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NASA, European Space Agency Form Partnership to Monitor Climate Change

Global climate crisis

NASA, European Space Agency Form Partnership to Monitor Climate Change

NASA has entered into a strategic agreement with the European Space Agency to collaborate on efforts aimed at observing the Earth and its changing environment.

The agreement comes as the global climate continues to change and as the demand for “accurate, timely and actionable” knowledge grows.

The partnership seeks to help address and mitigate the effects of climate change through Earth monitoring and other research efforts, NASA said Tuesday.

In a statement announcing the agreement, NASA administrator Bill Nelson noted that climate change is a global challenge that requires immediate action.

“NASA and ESA are leading the way in space, building an unprecedented strategic partnership in Earth Science,” Nelson said.

The U.S. and European space agencies formalized their partnership by signing a joint statement of intent on July 13. 

The statement outlines how NASA and ESA will collaborate on activities that ensure continuity of Earth observations, advance understanding of the Earth system, and apply research knowledge to combat climate change, among others.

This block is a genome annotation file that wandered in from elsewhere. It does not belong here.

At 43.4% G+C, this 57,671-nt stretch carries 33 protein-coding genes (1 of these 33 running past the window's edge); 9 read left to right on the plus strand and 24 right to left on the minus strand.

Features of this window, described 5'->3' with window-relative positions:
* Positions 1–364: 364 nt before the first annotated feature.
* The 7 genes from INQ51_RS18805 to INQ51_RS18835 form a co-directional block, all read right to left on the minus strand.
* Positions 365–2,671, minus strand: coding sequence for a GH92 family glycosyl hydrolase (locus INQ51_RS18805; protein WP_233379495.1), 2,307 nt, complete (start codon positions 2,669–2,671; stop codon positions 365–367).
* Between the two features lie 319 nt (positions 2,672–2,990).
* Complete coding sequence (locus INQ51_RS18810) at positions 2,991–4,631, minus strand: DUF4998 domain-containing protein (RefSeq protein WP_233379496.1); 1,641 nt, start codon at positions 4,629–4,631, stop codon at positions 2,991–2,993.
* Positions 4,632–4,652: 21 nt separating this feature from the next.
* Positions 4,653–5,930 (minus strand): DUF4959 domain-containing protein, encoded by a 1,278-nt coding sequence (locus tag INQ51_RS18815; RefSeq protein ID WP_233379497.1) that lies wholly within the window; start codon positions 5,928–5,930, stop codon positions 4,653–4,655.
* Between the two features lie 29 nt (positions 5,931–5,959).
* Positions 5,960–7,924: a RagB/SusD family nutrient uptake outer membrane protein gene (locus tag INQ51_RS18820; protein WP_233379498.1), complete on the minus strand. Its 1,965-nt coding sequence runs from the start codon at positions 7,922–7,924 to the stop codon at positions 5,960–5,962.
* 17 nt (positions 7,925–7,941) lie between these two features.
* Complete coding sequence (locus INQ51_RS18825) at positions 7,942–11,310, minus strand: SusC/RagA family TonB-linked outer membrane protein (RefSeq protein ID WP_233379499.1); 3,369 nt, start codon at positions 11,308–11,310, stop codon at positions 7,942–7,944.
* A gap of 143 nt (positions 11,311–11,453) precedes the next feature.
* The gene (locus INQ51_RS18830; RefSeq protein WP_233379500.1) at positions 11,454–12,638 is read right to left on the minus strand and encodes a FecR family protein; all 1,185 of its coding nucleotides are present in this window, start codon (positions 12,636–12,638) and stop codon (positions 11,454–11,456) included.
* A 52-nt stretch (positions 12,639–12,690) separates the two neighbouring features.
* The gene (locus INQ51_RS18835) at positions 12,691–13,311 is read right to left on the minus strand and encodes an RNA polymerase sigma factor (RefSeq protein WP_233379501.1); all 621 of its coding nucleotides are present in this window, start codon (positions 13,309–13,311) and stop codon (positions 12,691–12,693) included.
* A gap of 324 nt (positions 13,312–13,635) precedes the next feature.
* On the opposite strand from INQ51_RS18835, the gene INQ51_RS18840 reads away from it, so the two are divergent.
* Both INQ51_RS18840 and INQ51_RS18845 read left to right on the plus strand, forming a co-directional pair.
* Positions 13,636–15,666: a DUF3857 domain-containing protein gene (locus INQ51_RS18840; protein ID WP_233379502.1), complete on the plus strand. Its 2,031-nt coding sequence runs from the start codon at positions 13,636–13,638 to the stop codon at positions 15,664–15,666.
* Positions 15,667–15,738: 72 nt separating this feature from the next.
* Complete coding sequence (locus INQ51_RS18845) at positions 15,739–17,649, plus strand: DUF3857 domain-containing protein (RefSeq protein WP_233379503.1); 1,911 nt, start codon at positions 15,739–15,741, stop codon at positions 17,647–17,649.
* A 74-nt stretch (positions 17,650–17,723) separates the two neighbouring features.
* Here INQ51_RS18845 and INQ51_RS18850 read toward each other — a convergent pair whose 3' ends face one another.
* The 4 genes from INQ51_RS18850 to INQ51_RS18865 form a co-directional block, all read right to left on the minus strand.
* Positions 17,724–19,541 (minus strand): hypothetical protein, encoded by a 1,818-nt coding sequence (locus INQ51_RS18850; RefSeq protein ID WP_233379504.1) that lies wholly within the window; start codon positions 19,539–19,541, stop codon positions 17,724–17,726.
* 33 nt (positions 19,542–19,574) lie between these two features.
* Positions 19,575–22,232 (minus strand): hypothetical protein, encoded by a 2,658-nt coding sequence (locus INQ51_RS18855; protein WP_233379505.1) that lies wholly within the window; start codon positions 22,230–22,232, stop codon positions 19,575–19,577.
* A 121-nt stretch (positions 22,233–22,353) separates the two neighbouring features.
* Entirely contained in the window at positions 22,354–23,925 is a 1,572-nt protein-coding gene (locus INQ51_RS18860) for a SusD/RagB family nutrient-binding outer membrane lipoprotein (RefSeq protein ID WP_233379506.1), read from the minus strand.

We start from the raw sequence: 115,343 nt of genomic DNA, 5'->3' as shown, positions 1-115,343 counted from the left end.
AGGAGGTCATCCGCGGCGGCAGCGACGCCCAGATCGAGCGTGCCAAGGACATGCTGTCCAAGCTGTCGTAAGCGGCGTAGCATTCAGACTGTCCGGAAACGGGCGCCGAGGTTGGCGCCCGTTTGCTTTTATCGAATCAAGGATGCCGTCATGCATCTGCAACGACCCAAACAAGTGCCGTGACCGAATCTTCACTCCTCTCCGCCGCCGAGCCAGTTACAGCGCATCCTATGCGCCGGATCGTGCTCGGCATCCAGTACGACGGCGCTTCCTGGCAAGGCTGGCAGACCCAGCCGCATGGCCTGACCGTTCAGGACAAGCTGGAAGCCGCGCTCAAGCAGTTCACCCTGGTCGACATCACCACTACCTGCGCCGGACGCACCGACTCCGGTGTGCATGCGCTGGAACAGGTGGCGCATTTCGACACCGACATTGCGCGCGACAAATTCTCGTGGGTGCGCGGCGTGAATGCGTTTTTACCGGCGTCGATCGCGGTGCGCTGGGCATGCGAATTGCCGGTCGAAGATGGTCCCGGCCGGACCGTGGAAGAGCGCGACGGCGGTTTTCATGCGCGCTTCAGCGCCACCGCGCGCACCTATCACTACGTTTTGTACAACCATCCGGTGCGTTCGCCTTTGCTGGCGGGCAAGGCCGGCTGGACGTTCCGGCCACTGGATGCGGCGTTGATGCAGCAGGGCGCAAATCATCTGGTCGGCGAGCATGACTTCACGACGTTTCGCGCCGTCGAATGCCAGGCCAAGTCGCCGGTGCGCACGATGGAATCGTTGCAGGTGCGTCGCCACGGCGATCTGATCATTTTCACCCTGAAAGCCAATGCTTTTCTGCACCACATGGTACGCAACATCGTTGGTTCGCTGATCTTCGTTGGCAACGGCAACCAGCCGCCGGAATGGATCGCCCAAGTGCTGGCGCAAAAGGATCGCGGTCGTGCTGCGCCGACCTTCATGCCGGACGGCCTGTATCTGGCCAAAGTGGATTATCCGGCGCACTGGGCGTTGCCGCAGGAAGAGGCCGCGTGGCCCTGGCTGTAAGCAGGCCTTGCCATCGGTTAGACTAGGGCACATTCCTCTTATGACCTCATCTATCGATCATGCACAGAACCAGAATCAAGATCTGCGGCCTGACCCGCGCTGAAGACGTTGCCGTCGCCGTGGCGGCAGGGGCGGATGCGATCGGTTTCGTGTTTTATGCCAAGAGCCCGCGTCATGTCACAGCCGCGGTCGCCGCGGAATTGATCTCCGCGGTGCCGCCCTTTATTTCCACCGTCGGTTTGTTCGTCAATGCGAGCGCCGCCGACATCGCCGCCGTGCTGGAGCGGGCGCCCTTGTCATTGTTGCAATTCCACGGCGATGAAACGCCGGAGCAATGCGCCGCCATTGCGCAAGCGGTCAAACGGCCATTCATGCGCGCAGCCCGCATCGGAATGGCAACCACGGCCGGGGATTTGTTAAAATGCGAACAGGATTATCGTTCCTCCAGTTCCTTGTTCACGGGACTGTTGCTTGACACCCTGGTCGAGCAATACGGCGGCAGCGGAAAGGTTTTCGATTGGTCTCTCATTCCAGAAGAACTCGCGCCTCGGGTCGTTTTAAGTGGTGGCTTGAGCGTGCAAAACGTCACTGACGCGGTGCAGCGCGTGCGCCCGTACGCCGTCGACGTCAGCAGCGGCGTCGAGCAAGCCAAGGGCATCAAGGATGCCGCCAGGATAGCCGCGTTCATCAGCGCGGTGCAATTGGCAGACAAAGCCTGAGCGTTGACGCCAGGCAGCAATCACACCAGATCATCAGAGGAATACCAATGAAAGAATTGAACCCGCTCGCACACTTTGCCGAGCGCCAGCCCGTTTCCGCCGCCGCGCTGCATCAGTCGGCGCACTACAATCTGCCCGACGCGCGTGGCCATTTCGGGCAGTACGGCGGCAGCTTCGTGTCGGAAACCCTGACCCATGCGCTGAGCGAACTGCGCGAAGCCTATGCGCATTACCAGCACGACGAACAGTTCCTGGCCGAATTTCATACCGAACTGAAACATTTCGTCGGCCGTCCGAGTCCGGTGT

The two agencies will also work together on a policy that will promote the open sharing of information, data and knowledge within the scientific community and among the public.

With the partnership, NASA and ESA will provide most of the world’s Earth science coverage by using Earth-observing satellites, according to Thomas Zurbuchen, the associate administrator for science at NASA.

The agencies previously worked together to understand and address climate change.

One of their activities was the 2020 launch of the Sentinel-6 Michael Freilich satellite, an effort backed by NASA, the National Oceanic and Atmospheric Administration and European partners such as ESA.

According to NASA, the satellite is currently collecting data on global sea levels and how oceans are rising in response to the climate crisis.

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Category: Space

Tags: Bill Nelson Earth Observation ESA European Space Agency global climate NASA NOAA research Thomas Zurbuchen